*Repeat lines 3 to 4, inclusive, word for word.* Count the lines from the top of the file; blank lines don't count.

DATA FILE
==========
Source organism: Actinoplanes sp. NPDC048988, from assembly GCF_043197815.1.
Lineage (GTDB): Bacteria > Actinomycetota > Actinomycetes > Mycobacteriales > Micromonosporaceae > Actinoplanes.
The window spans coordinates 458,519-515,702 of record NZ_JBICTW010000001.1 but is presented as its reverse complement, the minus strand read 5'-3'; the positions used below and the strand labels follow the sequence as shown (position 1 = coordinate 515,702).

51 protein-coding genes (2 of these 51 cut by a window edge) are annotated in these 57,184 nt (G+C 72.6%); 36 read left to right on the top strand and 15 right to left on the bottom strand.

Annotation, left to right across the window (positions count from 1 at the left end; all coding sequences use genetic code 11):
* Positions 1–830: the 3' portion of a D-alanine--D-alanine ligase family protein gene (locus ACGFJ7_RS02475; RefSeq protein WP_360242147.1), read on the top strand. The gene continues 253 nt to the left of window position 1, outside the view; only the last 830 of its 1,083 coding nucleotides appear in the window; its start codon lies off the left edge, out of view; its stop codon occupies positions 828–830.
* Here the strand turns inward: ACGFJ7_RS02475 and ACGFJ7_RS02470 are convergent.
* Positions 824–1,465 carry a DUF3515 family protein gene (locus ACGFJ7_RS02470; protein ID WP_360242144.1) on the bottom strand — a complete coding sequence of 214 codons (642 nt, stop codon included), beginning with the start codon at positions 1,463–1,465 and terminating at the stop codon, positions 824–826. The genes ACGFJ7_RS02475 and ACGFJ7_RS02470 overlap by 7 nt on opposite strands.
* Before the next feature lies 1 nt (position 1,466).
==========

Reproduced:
The window spans coordinates 458,519-515,702 of record NZ_JBICTW010000001.1 but is presented as its reverse complement, the minus strand read 5'-3'; the positions used below and the strand labels follow the sequence as shown (position 1 = coordinate 515,702).

51 protein-coding genes (2 of these 51 cut by a window edge) are annotated in these 57,184 nt (G+C 72.6%); 36 read left to right on the top strand and 15 right to left on the bottom strand.